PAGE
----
When we decided to work on this special issue, a collector’s one, some of the older colleagues remembered their childhoods. They were intrigued by a unque fact about hand-wash habits in their villages. Most kitchens, at least in middle-class homes, were flanked on two sides by an inside verrandah, and an outside space that had the well. If one entered it through either side, one involuntarily washed one’s hands and feet — either from the water from the well, or the water stored in a cemented tank in the inside verrandah.
It is a wonder that this habit vanished when we, or our parents, migrated to the towns and cities. We lived a better life, the household incomes were higher and, yet, we lost a crucial health habit. This became curiouser when we found that research shows that if a habit is cultivated at a young age, it lasts for a lifetime. So, what happened to us? Possibly, it was peer pressure, or the plesures of the urban spaces, where there was so much to do, so little time that one ejected a lot of habits that were simple and important, yet cumbersome and time-consuming.
There was yet another thing that amazed us. Most of our homes, both in the villages and cities, are clean from the inside. We clean our rooms and other things twice, even thrice, a day. But that’s not true for the outside spaces. We are comfortable with dirt and garbage on the roads in the front and back of our houses. While working on this issue, we debated on this too. Why is it that we keep our private spaces clean and neat — remember your desk and cabin in the office — and yet don’t bother about what happens outside. We don’t even bend down to pick up a strewn plastic bag, and shamelssly stub our cigarettes on the ground. Public spaces, for us, are meant to be littered, and the municipal bodies need to take care of them.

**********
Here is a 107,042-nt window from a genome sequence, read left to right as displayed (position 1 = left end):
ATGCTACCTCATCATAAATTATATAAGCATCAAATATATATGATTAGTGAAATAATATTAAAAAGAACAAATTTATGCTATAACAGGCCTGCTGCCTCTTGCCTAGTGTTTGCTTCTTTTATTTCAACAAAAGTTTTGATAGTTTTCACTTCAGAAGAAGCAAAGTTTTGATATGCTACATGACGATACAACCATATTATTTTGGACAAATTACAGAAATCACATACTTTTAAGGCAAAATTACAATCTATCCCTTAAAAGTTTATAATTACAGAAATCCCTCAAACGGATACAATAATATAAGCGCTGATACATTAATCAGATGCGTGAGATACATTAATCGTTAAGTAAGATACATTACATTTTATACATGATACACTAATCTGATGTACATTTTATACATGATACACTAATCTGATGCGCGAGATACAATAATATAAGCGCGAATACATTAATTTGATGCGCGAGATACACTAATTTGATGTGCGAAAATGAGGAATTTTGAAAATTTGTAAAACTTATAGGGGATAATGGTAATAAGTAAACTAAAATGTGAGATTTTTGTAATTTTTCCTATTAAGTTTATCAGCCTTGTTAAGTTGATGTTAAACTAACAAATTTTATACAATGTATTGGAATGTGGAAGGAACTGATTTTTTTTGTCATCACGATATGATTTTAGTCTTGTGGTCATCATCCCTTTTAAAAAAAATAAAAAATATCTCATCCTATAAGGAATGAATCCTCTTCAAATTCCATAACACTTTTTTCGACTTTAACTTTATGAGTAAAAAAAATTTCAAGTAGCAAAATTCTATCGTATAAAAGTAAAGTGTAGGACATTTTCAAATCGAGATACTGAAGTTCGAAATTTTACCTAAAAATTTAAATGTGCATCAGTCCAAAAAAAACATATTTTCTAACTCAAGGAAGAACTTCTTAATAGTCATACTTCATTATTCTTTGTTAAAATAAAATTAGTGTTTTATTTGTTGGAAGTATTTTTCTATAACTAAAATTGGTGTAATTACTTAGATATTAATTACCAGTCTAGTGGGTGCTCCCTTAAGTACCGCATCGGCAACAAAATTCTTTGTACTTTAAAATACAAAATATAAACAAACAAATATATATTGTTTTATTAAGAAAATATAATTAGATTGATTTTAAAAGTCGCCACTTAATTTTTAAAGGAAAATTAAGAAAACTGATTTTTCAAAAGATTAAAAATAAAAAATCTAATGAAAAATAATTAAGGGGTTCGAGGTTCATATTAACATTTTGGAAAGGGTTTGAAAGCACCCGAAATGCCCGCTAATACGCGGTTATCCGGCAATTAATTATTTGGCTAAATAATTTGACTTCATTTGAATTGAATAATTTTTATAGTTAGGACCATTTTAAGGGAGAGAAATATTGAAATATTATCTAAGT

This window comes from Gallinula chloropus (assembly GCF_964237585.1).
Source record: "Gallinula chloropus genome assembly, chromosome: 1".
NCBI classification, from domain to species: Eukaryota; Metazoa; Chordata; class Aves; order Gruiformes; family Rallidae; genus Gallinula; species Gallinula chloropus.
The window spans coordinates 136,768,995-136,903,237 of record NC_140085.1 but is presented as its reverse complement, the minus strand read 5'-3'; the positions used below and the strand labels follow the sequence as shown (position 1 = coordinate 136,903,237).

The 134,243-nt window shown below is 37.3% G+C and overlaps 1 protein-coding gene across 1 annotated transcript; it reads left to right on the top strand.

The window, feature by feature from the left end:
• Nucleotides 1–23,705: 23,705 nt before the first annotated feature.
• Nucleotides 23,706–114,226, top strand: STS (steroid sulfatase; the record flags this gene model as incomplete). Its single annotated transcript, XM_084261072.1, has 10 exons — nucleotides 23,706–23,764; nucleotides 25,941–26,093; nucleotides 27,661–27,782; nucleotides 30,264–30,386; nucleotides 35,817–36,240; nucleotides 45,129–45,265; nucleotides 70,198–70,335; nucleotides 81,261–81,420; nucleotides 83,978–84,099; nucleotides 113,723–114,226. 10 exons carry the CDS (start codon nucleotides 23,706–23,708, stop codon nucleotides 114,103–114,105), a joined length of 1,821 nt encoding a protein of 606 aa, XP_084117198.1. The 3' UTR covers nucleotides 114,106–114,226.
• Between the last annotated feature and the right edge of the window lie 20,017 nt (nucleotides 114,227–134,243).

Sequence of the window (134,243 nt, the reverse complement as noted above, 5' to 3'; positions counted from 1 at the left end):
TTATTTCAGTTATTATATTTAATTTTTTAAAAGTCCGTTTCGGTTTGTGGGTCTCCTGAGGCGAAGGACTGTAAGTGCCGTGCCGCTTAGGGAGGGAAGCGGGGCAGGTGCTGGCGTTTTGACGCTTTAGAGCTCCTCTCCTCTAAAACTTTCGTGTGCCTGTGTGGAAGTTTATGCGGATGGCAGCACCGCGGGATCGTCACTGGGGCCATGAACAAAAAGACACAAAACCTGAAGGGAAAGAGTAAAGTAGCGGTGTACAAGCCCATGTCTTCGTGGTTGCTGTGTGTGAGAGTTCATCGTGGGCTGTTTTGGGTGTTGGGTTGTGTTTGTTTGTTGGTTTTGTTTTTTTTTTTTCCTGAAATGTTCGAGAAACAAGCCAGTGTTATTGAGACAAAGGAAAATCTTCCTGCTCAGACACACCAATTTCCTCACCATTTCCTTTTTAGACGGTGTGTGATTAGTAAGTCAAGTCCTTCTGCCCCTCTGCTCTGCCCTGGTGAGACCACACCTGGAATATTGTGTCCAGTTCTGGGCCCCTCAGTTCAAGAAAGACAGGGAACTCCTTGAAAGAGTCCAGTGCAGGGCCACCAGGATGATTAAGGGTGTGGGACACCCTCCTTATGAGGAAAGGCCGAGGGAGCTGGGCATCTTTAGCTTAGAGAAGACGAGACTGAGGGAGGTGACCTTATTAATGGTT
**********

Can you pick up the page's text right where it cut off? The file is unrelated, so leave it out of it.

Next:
Finally, imagine the extreme irony of our daily behavior. We are educated, we are intelligent, and we can choose between right and wrong. We are rational beings, or at least feel that we are. Yet, we are unable to take the basic precaution to wash our hands with soap on a regular basis, especially before our meals. We come back from play, and have no qualms to open the refrigerator, and grab the closest thing to eat. We go out, touch things that are unclean, and come back to sit directly at the dining table because we are starving. Is this the way an intelligent being behaves? Or is there a valve inside us that shuts when we need to do the simple, healthy, and hygienic things? Is hygiene not intrinsic to us? Well, we know that’s not true because we can be quite clean in several circumstances.